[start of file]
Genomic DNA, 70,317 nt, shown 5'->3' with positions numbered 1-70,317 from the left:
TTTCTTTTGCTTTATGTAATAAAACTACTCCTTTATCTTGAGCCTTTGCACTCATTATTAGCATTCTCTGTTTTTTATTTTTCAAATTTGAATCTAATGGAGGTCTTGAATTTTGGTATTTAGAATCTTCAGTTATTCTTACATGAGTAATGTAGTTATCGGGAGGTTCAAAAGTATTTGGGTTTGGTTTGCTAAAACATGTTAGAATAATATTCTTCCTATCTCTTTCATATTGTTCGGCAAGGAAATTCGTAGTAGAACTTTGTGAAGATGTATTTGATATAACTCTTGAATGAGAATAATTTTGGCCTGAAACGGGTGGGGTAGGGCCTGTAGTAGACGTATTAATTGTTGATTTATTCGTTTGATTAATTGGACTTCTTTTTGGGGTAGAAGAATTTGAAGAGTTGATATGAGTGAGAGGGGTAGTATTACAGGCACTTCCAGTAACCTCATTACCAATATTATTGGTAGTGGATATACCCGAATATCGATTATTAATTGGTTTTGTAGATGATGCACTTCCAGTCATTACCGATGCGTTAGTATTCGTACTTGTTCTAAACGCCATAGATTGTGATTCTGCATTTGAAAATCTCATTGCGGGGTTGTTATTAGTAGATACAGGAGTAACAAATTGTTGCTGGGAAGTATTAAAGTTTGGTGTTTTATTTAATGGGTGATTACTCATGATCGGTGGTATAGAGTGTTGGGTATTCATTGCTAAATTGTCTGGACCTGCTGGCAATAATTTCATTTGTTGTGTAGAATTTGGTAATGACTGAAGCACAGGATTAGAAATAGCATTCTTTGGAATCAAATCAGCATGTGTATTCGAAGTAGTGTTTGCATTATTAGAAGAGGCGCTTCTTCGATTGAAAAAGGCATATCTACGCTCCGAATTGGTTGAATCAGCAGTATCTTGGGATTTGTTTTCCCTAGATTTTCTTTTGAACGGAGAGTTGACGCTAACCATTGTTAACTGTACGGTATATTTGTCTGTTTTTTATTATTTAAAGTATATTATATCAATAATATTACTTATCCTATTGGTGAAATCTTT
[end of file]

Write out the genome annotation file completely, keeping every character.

Genomic DNA, 70,317 nt, shown 5'->3' with positions numbered 1-70,317 from the left:
TTTCTTTTGCTTTATGTAATAAAACTACTCCTTTATCTTGAGCCTTTGCACTCATTATTAGCATTCTCTGTTTTTTATTTTTCAAATTTGAATCTAATGGAGGTCTTGAATTTTGGTATTTAGAATCTTCAGTTATTCTTACATGAGTAATGTAGTTATCGGGAGGTTCAAAAGTATTTGGGTTTGGTTTGCTAAAACATGTTAGAATAATATTCTTCCTATCTCTTTCATATTGTTCGGCAAGGAAATTCGTAGTAGAACTTTGTGAAGATGTATTTGATATAACTCTTGAATGAGAATAATTTTGGCCTGAAACGGGTGGGGTAGGGCCTGTAGTAGACGTATTAATTGTTGATTTATTCGTTTGATTAATTGGACTTCTTTTTGGGGTAGAAGAATTTGAAGAGTTGATATGAGTGAGAGGGGTAGTATTACAGGCACTTCCAGTAACCTCATTACCAATATTATTGGTAGTGGATATACCCGAATATCGATTATTAATTGGTTTTGTAGATGATGCACTTCCAGTCATTACCGATGCGTTAGTATTCGTACTTGTTCTAAACGCCATAGATTGTGATTCTGCATTTGAAAATCTCATTGCGGGGTTGTTATTAGTAGATACAGGAGTAACAAATTGTTGCTGGGAAGTATTAAAGTTTGGTGTTTTATTTAATGGGTGATTACTCATGATCGGTGGTATAGAGTGTTGGGTATTCATTGCTAAATTGTCTGGACCTGCTGGCAATAATTTCATTTGTTGTGTAGAATTTGGTAATGACTGAAGCACAGGATTAGAAATAGCATTCTTTGGAATCAAATCAGCATGTGTATTCGAAGTAGTGTTTGCATTATTAGAAGAGGCGCTTCTTCGATTGAAAAAGGCATATCTACGCTCCGAATTGGTTGAATCAGCAGTATCTTGGGATTTGTTTTCCCTAGATTTTCTTTTGAACGGAGAGTTGACGCTAACCATTGTTAACTGTACGGTATATTTGTCTGTTTTTTATTATTTAAAGTATATTATATCAATAATATTACTTATCCTATTGGTGAAATCTTT